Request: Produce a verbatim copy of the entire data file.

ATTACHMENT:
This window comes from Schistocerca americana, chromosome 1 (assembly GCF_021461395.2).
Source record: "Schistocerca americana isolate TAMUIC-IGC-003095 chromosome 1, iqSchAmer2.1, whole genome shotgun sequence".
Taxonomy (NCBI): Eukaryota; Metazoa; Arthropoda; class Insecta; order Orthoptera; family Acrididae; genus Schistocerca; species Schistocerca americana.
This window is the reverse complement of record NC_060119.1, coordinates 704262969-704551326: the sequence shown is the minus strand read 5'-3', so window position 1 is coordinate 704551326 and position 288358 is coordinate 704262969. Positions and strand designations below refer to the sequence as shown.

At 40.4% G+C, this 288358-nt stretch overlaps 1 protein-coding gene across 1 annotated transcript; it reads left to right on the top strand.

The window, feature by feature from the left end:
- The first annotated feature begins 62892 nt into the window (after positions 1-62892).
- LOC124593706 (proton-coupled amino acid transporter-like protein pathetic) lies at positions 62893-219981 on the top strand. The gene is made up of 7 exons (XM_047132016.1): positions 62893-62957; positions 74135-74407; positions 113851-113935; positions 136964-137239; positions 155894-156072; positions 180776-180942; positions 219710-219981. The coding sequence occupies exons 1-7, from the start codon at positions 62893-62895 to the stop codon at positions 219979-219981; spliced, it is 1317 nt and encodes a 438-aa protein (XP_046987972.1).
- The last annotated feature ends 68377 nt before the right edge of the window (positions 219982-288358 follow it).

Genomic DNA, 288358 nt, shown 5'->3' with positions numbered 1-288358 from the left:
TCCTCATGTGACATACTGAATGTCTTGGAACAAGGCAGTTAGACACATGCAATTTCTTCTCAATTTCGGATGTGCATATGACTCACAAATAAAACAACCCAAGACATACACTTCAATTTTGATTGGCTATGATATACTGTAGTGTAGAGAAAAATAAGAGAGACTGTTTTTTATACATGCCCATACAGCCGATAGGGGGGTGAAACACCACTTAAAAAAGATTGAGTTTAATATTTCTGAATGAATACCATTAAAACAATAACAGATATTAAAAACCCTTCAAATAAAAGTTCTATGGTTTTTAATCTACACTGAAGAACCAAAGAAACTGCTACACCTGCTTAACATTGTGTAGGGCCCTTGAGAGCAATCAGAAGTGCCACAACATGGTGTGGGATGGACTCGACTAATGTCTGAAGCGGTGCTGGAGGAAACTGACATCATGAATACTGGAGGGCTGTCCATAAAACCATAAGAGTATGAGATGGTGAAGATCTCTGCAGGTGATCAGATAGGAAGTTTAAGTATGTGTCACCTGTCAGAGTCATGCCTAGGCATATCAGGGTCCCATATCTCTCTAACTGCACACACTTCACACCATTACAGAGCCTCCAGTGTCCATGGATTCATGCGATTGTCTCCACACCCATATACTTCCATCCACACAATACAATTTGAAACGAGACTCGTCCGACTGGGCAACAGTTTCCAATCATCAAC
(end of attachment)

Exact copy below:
This window comes from Schistocerca americana, chromosome 1 (assembly GCF_021461395.2).
Source record: "Schistocerca americana isolate TAMUIC-IGC-003095 chromosome 1, iqSchAmer2.1, whole genome shotgun sequence".
Taxonomy (NCBI): Eukaryota; Metazoa; Arthropoda; class Insecta; order Orthoptera; family Acrididae; genus Schistocerca; species Schistocerca americana.
This window is the reverse complement of record NC_060119.1, coordinates 704262969-704551326: the sequence shown is the minus strand read 5'-3', so window position 1 is coordinate 704551326 and position 288358 is coordinate 704262969. Positions and strand designations below refer to the sequence as shown.

At 40.4% G+C, this 288358-nt stretch overlaps 1 protein-coding gene across 1 annotated transcript; it reads left to right on the top strand.

The window, feature by feature from the left end:
- The first annotated feature begins 62892 nt into the window (after positions 1-62892).
- LOC124593706 (proton-coupled amino acid transporter-like protein pathetic) lies at positions 62893-219981 on the top strand. The gene is made up of 7 exons (XM_047132016.1): positions 62893-62957; positions 74135-74407; positions 113851-113935; positions 136964-137239; positions 155894-156072; positions 180776-180942; positions 219710-219981. The coding sequence occupies exons 1-7, from the start codon at positions 62893-62895 to the stop codon at positions 219979-219981; spliced, it is 1317 nt and encodes a 438-aa protein (XP_046987972.1).
- The last annotated feature ends 68377 nt before the right edge of the window (positions 219982-288358 follow it).

Genomic DNA, 288358 nt, shown 5'->3' with positions numbered 1-288358 from the left:
TCCTCATGTGACATACTGAATGTCTTGGAACAAGGCAGTTAGACACATGCAATTTCTTCTCAATTTCGGATGTGCATATGACTCACAAATAAAACAACCCAAGACATACACTTCAATTTTGATTGGCTATGATATACTGTAGTGTAGAGAAAAATAAGAGAGACTGTTTTTTATACATGCCCATACAGCCGATAGGGGGGTGAAACACCACTTAAAAAAGATTGAGTTTAATATTTCTGAATGAATACCATTAAAACAATAACAGATATTAAAAACCCTTCAAATAAAAGTTCTATGGTTTTTAATCTACACTGAAGAACCAAAGAAACTGCTACACCTGCTTAACATTGTGTAGGGCCCTTGAGAGCAATCAGAAGTGCCACAACATGGTGTGGGATGGACTCGACTAATGTCTGAAGCGGTGCTGGAGGAAACTGACATCATGAATACTGGAGGGCTGTCCATAAAACCATAAGAGTATGAGATGGTGAAGATCTCTGCAGGTGATCAGATAGGAAGTTTAAGTATGTGTCACCTGTCAGAGTCATGCCTAGGCATATCAGGGTCCCATATCTCTCTAACTGCACACACTTCACACCATTACAGAGCCTCCAGTGTCCATGGATTCATGCGATTGTCTCCACACCCATATACTTCCATCCACACAATACAATTTGAAACGAGACTCGTCCGACTGGGCAACAGTTTCCAATCATCAAC